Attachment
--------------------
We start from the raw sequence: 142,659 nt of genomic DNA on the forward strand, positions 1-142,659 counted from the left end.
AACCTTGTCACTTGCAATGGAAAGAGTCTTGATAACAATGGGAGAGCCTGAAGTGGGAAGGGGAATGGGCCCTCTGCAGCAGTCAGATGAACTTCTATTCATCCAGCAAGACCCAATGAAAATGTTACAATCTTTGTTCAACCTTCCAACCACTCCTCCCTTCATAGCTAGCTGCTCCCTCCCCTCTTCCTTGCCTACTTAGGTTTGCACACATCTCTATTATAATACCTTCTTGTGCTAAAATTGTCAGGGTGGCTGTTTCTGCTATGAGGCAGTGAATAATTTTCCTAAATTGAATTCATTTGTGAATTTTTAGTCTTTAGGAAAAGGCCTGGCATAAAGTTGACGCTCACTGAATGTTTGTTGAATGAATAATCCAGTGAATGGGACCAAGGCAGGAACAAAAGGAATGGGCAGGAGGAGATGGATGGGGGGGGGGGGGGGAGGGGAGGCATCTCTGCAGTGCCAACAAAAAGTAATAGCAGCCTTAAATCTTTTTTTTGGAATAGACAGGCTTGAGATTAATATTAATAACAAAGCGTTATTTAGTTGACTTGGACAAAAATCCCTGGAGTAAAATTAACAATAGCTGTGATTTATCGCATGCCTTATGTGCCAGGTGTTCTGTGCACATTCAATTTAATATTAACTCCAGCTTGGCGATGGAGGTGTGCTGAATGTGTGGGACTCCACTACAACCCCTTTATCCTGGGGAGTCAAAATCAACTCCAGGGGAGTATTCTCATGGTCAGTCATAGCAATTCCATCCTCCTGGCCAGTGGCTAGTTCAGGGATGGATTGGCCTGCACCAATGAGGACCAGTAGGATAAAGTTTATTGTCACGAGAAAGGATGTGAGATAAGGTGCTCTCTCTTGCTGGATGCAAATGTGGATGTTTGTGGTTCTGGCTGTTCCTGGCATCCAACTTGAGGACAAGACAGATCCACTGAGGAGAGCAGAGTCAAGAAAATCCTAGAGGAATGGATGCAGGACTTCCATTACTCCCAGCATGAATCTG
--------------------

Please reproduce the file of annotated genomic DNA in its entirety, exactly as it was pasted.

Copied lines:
We start from the raw sequence: 142,659 nt of genomic DNA on the forward strand, positions 1-142,659 counted from the left end.
AACCTTGTCACTTGCAATGGAAAGAGTCTTGATAACAATGGGAGAGCCTGAAGTGGGAAGGGGAATGGGCCCTCTGCAGCAGTCAGATGAACTTCTATTCATCCAGCAAGACCCAATGAAAATGTTACAATCTTTGTTCAACCTTCCAACCACTCCTCCCTTCATAGCTAGCTGCTCCCTCCCCTCTTCCTTGCCTACTTAGGTTTGCACACATCTCTATTATAATACCTTCTTGTGCTAAAATTGTCAGGGTGGCTGTTTCTGCTATGAGGCAGTGAATAATTTTCCTAAATTGAATTCATTTGTGAATTTTTAGTCTTTAGGAAAAGGCCTGGCATAAAGTTGACGCTCACTGAATGTTTGTTGAATGAATAATCCAGTGAATGGGACCAAGGCAGGAACAAAAGGAATGGGCAGGAGGAGATGGATGGGGGGGGGGGGGGGAGGGGAGGCATCTCTGCAGTGCCAACAAAAAGTAATAGCAGCCTTAAATCTTTTTTTTGGAATAGACAGGCTTGAGATTAATATTAATAACAAAGCGTTATTTAGTTGACTTGGACAAAAATCCCTGGAGTAAAATTAACAATAGCTGTGATTTATCGCATGCCTTATGTGCCAGGTGTTCTGTGCACATTCAATTTAATATTAACTCCAGCTTGGCGATGGAGGTGTGCTGAATGTGTGGGACTCCACTACAACCCCTTTATCCTGGGGAGTCAAAATCAACTCCAGGGGAGTATTCTCATGGTCAGTCATAGCAATTCCATCCTCCTGGCCAGTGGCTAGTTCAGGGATGGATTGGCCTGCACCAATGAGGACCAGTAGGATAAAGTTTATTGTCACGAGAAAGGATGTGAGATAAGGTGCTCTCTCTTGCTGGATGCAAATGTGGATGTTTGTGGTTCTGGCTGTTCCTGGCATCCAACTTGAGGACAAGACAGATCCACTGAGGAGAGCAGAGTCAAGAAAATCCTAGAGGAATGGATGCAGGACTTCCATTACTCCCAGCATGAATCTG